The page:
Rep. Steve Largent (R-OK), former pro football player turnedlawmaker, has been a key force in the restructuring effort in theHouse. Contrary to reports that the House has “stumbled” on thisissue, he said lawmakers are “continuing to move forward with a lotof momentum” towards a final comprehensive measure.
Steven J. Kean of Enron Corp., speaking on behalf of ElectricPower Supply Association, told the subcommittee a federalrestructuring bill was needed that was both “comprehensive” inscope and “forceful.” He said two bills – the Largent-Rep. EdwardMarkey (D-MA) measure and the Clinton administration’s proposal -met the “comprehensive” criteria. The final bill must be forceful,he explained, because no monopoly “voluntarily surrenders itfranchise.”
He also urged the House panel to address problems associatedwith the transmission grid. He claimed the grid currently is”openly discriminatory, with perhaps [only] 15% of [it] open tocompetitive usage.” This prevents utility competitors fromsupplying cheaper power to states that have already opened up theirelectric markets. “Only Congress can fix the problem.” He believesFERC “must be directed and empowered to ensure non-discriminatoryaccess to the transmission [grid] for all usages and for allsystems, public and private.”
David Owens, executive vice president of the Edison ElectricInstitute (EEI), agreed with Kean on this score, and urged theHouse subcommittee to place all transmission service under FERCjurisdiction. He indicated the restructuring measure of Rep.Stearns would serve as a “good start” on this issue.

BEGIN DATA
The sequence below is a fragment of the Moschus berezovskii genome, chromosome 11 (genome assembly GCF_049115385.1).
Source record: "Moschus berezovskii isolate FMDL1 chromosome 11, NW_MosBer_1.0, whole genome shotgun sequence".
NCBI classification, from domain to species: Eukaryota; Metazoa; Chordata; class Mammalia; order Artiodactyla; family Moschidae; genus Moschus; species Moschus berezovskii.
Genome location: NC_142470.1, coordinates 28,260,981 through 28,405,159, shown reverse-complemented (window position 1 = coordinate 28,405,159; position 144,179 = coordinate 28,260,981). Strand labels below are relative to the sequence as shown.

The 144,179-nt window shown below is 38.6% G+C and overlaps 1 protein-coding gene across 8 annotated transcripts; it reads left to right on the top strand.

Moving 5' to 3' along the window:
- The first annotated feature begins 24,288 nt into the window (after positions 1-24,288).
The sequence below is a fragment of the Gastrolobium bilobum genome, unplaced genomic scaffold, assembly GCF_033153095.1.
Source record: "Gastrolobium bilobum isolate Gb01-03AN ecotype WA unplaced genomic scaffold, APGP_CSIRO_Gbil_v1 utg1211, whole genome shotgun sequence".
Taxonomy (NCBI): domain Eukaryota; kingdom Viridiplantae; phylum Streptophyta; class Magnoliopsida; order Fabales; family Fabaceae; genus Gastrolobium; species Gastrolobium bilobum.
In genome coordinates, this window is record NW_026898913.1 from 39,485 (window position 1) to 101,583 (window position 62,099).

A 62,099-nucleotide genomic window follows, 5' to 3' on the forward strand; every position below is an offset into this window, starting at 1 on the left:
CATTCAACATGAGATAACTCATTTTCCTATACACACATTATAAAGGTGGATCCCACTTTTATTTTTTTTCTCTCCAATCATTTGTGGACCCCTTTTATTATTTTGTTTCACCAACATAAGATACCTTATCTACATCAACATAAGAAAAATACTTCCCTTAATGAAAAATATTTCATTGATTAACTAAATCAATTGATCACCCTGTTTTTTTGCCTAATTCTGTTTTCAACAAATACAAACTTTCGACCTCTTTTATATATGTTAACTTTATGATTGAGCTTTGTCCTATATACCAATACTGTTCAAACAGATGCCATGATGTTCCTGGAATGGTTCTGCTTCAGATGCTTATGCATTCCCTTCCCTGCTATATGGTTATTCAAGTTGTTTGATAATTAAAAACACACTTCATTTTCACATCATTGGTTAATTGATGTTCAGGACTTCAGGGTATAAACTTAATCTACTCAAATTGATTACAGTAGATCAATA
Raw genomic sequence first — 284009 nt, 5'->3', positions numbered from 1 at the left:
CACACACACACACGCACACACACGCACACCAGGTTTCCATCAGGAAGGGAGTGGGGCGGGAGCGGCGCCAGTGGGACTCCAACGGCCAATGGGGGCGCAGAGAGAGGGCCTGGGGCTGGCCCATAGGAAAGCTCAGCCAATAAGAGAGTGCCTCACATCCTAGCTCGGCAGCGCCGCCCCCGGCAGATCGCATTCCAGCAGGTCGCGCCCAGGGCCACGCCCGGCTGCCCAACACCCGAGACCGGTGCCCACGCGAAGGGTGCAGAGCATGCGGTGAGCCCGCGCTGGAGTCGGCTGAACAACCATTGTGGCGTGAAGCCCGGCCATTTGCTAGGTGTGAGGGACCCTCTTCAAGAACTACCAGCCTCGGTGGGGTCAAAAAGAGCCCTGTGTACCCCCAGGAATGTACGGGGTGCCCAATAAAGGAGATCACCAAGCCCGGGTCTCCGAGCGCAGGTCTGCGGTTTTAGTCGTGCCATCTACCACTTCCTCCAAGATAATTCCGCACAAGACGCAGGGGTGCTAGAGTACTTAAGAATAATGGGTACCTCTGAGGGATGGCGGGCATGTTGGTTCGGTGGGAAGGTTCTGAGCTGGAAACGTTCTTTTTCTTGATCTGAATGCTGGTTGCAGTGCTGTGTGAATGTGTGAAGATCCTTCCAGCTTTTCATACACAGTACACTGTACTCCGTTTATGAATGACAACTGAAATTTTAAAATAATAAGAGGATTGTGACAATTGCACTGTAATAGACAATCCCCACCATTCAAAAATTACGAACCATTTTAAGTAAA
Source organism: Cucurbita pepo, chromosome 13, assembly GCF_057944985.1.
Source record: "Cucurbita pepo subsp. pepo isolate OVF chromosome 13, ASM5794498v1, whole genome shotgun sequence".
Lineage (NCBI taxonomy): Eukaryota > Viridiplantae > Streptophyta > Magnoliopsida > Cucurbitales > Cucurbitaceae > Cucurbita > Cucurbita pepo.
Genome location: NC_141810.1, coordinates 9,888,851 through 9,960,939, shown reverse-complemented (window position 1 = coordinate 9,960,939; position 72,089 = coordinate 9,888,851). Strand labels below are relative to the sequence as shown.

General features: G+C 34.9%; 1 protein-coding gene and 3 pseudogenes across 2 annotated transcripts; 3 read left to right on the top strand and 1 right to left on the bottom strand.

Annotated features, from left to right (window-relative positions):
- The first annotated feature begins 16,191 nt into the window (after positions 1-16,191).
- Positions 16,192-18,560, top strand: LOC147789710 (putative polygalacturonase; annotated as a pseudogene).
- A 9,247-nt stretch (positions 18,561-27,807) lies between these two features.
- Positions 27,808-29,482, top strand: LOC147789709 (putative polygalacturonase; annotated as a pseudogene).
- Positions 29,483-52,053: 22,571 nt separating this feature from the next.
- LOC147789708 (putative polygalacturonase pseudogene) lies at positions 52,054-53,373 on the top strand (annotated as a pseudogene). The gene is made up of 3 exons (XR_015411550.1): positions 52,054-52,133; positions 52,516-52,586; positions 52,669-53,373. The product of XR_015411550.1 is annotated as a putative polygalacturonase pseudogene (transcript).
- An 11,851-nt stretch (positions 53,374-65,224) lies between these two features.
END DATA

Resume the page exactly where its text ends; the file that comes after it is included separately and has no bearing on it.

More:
Enron’s Kean also cited the need to upgrade the transmissioninfrastructure, which he said has proved to be a difficult taskbecause it’s “almost impossible” to site new facilities today.Owens believes Congress should provide incentives to spur newtransmission construction.
Both men agreed the House subcommittee should take steps toensure greater enforcement of reliability standards. Kean stressedthe need to “recreate and modernize” the North American ElectricReliability Council (NERC) due to the greater amount of gridtraffic stemming from Order 888 and emerging retail competition. Hebelieves a new standard-setting organization should be formed tosucceed NERC, one with “some enforcement muscle.”
EEI’s Owens supported a NERC proposal that would establish anElectric Reliability Organization (ERO), which would ensuremandatory compliance with reliability standards and would besubject to FERC oversight.
He also urged the House panel to eliminate tax benefits andsubsidies for government power entities – such as power marketingadministrations and the TVA – in its final bill. Owens indicatedthe Clinton administration’s restructuring bill moves in the “rightdirection” on this issue.